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|English title||"The Swallow"|
|Songwriter(s)||Narciso Serradel Sevilla|
"La golondrina" (English: "The Swallow") is a song written in 1862 by Mexican physician Narciso Serradell Sevilla (1843-1910), who at the time was exiled to France due to the French intervention in Mexico. The Spanish lyrics uses the image of a migrating swallow to evoke sentiments of longing for the homeland. It became the signature song of the exiled Mexicans. The song was recorded in 1906 by Señor Francisco. A guitar instrumental was recorded by Chet Atkins in 1955. The song has also been recorded by Caterina Valente (1959), Nat King Cole (1962), Plácido Domingo (1984), Flaco Jiménez (1992, instrumental), and Caetano Veloso (1994).
Felice & Boudleaux Bryant wrote lyrics in English, as "She Wears My Ring", which was first recorded by Jimmy Sweeney (also known as Jimmy Bell) in 1960 with notable cover versions by Roy Orbison (1962), Ray Price and Solomon King (both 1968), and Elvis Presley (1973).
The song figures prominently in the 1969 film The Wild Bunch, directed by Sam Peckinpah and scored by Jerry Fielding. The local people serenade the bandit protagonists with it as they leave Angel's Mexican village.
The song, recorded by 13-year-old Heintje, became a German number-one hit in August 1968 (title: Du sollst nicht weinen, "Thou shalt not cry"). In June 1970, the 9-year-old Norwegian singer Anita Hegerland became a famed child singer with a recording in Swedish (Mitt sommarlov, "My summer break") that topped the Swedish chart Svensktoppen for seven weeks as well as the Norwegian singles chart for three weeks.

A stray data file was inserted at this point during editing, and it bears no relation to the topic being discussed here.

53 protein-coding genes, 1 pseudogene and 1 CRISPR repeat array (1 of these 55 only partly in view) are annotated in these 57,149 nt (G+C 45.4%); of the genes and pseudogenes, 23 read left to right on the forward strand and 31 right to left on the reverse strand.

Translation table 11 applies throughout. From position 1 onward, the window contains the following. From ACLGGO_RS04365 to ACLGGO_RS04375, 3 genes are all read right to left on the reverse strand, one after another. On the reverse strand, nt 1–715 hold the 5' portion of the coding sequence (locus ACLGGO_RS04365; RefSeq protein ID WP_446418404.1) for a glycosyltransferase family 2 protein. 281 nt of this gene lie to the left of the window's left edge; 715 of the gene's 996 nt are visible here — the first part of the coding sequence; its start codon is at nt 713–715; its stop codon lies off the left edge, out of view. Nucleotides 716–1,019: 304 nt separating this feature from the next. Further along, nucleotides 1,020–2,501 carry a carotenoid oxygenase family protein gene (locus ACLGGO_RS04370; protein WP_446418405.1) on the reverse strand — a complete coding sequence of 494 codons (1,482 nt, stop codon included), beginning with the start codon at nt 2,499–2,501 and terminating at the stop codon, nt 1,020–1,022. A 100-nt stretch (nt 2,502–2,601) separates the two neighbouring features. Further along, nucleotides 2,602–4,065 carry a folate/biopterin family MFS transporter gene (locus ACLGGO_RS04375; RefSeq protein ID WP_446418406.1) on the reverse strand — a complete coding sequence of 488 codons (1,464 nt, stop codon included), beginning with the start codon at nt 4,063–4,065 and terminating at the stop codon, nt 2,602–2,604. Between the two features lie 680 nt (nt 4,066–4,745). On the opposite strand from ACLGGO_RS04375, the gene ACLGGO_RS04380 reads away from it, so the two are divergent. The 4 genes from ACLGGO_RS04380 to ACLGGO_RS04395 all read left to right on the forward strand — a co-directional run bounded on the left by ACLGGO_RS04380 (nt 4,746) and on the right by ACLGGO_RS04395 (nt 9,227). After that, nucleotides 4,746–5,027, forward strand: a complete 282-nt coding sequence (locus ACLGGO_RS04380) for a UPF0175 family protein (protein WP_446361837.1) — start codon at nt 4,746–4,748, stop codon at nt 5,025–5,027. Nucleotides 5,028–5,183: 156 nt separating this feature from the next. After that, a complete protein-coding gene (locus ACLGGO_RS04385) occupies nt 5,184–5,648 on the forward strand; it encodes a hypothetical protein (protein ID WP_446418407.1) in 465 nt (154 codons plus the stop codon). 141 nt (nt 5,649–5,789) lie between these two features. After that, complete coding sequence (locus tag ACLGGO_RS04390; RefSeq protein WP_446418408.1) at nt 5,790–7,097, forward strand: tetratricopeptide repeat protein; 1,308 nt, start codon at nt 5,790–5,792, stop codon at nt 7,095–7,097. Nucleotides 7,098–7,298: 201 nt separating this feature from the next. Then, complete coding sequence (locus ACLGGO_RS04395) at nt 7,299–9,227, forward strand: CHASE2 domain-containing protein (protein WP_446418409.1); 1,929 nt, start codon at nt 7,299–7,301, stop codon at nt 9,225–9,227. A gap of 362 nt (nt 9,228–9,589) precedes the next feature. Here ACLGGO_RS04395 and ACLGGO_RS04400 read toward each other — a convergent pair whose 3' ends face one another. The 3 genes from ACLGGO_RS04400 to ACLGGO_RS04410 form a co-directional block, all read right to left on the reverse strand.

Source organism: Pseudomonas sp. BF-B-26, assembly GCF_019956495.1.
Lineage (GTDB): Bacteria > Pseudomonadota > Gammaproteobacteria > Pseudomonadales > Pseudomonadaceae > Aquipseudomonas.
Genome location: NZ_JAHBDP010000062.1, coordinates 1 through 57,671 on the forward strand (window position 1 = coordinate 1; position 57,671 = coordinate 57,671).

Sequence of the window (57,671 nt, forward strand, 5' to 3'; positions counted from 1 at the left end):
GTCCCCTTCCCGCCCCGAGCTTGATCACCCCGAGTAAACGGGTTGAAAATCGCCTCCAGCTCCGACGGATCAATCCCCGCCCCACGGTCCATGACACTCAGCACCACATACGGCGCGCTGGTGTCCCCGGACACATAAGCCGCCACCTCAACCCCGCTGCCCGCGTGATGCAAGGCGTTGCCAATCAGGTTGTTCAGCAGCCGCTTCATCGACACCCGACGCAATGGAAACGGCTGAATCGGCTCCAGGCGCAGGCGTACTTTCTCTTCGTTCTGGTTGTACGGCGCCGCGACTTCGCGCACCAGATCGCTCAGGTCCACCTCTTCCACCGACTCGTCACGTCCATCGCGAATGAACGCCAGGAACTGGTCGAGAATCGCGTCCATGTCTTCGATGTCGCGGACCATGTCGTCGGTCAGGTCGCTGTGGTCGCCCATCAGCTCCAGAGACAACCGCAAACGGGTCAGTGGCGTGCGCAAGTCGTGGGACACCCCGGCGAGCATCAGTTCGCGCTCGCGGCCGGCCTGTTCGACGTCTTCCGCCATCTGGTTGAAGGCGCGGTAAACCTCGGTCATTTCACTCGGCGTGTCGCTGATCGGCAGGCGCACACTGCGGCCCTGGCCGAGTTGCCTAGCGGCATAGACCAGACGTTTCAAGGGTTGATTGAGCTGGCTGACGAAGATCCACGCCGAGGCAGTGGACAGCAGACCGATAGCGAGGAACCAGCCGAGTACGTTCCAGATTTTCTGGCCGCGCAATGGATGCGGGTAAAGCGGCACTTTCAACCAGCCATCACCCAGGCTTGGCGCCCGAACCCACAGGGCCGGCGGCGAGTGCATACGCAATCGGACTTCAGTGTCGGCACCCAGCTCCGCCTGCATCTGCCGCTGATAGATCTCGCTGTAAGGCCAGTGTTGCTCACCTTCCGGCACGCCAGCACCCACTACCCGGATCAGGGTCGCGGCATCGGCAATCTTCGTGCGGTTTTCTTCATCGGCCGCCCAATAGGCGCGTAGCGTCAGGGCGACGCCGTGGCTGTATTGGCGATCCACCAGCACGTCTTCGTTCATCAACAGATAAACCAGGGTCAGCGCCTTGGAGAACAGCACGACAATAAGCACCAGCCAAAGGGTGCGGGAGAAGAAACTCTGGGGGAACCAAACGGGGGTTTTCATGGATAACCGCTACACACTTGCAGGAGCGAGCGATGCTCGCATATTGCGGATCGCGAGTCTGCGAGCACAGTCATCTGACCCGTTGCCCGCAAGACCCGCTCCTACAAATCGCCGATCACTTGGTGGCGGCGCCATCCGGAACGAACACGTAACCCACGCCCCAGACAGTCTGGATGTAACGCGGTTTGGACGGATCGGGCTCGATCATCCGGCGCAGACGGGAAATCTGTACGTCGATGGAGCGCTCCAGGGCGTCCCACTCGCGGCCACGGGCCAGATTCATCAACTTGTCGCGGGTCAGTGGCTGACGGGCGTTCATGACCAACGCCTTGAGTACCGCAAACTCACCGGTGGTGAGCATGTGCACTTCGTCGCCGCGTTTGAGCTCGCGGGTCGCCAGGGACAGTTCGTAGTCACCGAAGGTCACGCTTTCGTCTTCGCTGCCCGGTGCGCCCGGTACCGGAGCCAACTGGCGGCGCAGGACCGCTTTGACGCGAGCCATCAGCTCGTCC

- La golondrina (mp3)
- "Recordings by 'Senor Francisco'". The Online 78 rpm Discographical Project. Retrieved 26 January 2015.
- "Låtar du trodde var svenska - Mitt sommarlov - La golondrina". Retrieved 26 January 2015.
- "La Golondrina". Archived from the original on 2012-05-09. Retrieved 2011-05-14.
- "En sån dag". Svensk mediedatabas. 1970. Retrieved 12 May 2011.
- "Svensktoppen - 1970". Retrieved 26 January 2015.
- "En sån dag". Norwegiancharts. 1970. Retrieved 12 May 2011.
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